We have become a disposable society. Instead of repair and retention, it’s easier to simply choose to throw out and replace. In spite of the fact that although recycling is increasing, polluting our landfills with excessive trash is creating a growing problem of toxicity creating more tragic endings. Many cities lay in waste, desolate and uninhabitable. The land is forsaken.
Growing up, the resounding saying, “Waste not, want not” was especially spoken during mealtimes if we quickly decided to absently throw away good food, that someone dying of hunger would gladly take off of our hands. We weren’t reminded too often of that possibility, which evolved into a mild threat where wastefulness was not tolerated, at least not in our household.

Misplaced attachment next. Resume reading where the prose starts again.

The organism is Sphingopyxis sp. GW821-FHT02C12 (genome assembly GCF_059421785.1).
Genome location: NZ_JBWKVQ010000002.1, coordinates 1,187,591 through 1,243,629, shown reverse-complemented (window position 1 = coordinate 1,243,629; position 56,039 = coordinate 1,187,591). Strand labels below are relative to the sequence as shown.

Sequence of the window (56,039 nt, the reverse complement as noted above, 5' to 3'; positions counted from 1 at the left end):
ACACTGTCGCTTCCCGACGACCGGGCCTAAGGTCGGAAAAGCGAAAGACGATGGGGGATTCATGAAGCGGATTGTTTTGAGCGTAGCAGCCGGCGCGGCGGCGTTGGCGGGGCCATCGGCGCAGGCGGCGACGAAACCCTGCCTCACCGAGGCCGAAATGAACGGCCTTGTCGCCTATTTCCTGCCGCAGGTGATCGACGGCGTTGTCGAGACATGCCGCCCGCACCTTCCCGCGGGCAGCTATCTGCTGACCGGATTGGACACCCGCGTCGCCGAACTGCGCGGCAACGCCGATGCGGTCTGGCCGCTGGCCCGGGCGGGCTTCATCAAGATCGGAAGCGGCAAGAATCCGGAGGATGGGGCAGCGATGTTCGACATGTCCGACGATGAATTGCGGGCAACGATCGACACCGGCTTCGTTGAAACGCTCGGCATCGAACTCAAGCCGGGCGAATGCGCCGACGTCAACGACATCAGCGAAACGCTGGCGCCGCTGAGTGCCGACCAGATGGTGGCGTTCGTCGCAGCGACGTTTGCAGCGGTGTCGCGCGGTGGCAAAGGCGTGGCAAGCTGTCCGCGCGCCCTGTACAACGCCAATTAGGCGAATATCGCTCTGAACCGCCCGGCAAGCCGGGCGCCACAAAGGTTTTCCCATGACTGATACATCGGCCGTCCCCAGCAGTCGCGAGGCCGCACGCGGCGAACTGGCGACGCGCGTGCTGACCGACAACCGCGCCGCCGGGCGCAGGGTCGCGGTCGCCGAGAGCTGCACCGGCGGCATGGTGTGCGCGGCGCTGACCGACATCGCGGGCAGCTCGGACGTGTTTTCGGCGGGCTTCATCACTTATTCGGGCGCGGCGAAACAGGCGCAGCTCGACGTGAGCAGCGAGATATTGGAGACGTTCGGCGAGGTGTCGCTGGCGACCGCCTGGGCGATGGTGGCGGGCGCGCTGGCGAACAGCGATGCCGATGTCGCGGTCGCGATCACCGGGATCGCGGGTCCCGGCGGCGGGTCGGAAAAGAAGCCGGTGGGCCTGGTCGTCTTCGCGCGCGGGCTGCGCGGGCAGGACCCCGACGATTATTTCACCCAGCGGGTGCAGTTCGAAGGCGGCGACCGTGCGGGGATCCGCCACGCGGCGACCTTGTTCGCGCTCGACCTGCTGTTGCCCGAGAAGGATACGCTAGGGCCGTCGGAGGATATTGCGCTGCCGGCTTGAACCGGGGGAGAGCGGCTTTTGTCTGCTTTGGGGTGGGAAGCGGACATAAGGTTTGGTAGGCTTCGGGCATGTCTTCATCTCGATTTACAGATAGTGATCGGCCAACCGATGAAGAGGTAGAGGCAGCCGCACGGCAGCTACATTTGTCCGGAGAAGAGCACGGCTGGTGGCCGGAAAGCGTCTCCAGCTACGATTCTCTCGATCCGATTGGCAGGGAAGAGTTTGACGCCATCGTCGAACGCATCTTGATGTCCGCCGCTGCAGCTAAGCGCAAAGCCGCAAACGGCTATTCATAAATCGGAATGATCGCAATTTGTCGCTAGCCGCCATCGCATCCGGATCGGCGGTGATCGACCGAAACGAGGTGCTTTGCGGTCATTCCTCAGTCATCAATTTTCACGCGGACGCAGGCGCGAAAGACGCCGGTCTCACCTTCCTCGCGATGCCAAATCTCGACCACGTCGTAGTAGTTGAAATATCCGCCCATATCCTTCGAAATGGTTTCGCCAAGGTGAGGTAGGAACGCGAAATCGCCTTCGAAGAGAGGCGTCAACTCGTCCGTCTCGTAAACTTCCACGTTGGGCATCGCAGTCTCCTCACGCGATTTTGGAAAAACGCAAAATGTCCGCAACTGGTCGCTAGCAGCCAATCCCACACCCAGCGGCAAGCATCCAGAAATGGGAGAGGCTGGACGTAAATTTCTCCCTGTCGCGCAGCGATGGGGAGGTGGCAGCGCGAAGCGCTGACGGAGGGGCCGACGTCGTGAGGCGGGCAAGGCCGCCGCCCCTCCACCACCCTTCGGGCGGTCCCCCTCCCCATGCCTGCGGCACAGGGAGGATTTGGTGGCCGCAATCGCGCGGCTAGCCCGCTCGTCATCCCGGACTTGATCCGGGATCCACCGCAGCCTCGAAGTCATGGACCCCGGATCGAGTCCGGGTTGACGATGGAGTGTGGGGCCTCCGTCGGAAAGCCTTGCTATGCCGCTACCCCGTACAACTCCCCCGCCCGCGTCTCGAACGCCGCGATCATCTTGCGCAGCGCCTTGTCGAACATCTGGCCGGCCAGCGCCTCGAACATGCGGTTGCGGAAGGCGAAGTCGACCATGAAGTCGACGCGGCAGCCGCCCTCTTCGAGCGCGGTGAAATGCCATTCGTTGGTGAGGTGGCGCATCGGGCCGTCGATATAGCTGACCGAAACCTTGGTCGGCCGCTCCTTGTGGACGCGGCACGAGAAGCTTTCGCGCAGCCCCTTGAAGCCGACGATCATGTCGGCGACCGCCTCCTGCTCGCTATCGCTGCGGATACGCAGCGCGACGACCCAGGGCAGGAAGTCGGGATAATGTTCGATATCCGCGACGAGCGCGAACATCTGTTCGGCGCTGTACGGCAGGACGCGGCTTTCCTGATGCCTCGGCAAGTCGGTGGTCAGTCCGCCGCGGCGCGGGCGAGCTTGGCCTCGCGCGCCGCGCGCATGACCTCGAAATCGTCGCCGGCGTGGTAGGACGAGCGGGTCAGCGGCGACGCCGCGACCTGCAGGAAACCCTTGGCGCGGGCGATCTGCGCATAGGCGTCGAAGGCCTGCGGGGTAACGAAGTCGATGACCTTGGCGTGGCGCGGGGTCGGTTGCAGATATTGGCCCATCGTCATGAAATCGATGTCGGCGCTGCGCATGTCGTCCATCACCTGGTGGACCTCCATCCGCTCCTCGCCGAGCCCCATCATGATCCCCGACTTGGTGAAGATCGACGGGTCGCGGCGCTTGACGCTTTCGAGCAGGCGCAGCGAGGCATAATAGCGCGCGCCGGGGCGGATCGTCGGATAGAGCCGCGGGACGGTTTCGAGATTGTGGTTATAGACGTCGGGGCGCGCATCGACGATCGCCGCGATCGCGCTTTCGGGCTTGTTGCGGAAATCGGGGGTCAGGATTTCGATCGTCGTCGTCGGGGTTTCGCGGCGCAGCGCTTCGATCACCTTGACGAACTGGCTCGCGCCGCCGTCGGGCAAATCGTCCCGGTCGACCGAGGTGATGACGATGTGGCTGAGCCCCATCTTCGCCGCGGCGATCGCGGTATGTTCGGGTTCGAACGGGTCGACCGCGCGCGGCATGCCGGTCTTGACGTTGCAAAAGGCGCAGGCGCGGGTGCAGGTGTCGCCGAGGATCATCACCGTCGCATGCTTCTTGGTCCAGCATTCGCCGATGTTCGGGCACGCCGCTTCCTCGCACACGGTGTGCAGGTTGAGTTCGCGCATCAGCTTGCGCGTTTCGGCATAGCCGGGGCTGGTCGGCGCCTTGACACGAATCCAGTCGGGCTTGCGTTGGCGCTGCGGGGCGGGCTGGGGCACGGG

And what about that hedonic treadmill, where we return to our set level of happiness as efforts or interventions to improve our happiness (like more money or more stuff) have a transient effect on our wellbeing? We shift our perspective on the question of whether or not more consumerism will truly buy us more happiness. Do we really need the latest, and most updated gadget to make us happy or simply for bragging rights? I’ve experienced that our attitude and awareness shows us that simplicity is gradually becoming a more accepted way of life. More stuff does not constitute a better and more satisfied life. That’s just my opinion.